The Secret Ingredient to Decluttering, Moving or Organizing
It is simple. They aren't emotionally attached to your stuff.
They come in and quickly make decisions based on what the space needs to be able to meet its desired function.
In time management classes, we are often taught about the 3 D's (deal with, delete or delegate). The idea is that you only want to handle a piece of paper once. Every time you delay making a decision, you lose time. For example, if I have a form I'm not really sure what to do with, it might sit on my desk. Once a week as I go through stuff, I may pick it up and look at it. Each time, there is a moment of "Now what is this?" Those moments are lost repeating that same "what is it" task over and over until I finally...1) fill it out and send it off, 2) throw it away or 3) call whoever I need to call to get the information I need to make the decision to deal or delete.
The thing is, this concept works with our "stuff" too. Each time we touch something that doesn't have an immediate and useful purpose, we lose that moment. The piece of clothing we pass over to what we really want to wear. The scrap of paper attached to a memory. The canned good we don't need for this week's meal plan. Our "stuff" takes time in incremental moments.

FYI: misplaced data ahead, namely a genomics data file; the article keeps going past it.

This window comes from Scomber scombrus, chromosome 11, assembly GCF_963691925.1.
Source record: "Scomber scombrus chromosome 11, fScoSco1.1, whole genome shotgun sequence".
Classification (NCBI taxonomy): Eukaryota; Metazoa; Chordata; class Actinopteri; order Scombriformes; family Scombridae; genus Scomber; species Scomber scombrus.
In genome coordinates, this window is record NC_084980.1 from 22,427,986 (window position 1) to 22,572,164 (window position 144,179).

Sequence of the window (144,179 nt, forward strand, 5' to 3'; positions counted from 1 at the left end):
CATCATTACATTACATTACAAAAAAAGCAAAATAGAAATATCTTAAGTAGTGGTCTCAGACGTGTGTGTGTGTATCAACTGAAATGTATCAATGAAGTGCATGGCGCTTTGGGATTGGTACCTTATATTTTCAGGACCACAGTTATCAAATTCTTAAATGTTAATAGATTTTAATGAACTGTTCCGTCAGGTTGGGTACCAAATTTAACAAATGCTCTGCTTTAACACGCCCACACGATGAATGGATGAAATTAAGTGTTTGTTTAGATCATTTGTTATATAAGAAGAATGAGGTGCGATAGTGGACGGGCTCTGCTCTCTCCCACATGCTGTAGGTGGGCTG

My family learned this lesson by accident. When the US Army sent us to Panama, we were only allowed "hold baggage"--that's a small cache of necessities while you wait for the rest of your goods to arrive. For six weeks, we lived with "hold baggage" and something unexpected happened. We had tons of time. We explored. Met our neighbors. Sat outside and watched exotic wildlife walk through our jungle backyard. Once our "stuff" arrived, that time was gone.
Getting into a rhythm of the 3D's so that you only touch each e-mail or paper once is transforming in your work life. What if you got into that rhythm in your home life of being able to quickly make decisions about "stuff?" Instead of making a decision over and over to keep something you don't use what if you simply decided to donate it? Instead of delaying hanging pictures, positioning furniture or unpacking boxes, what if you just did it? Instead of passing over clothing that you might use someday--what if you shortened the time you spent in your closet simply by paring down the choices?
The secret ingredient to decluttering, moving and organizing is building confidence in making decisions. Rather than delay so that you have to lose moments touching something and deciding not to deal/delete/delegate over and over just do it. Yes, you will make some mistakes and let go of stuff you need later. But you know what? That's okay. The loss of any one thing is rarely catastrophic. And the amount of time you are gifted with, can be transformative.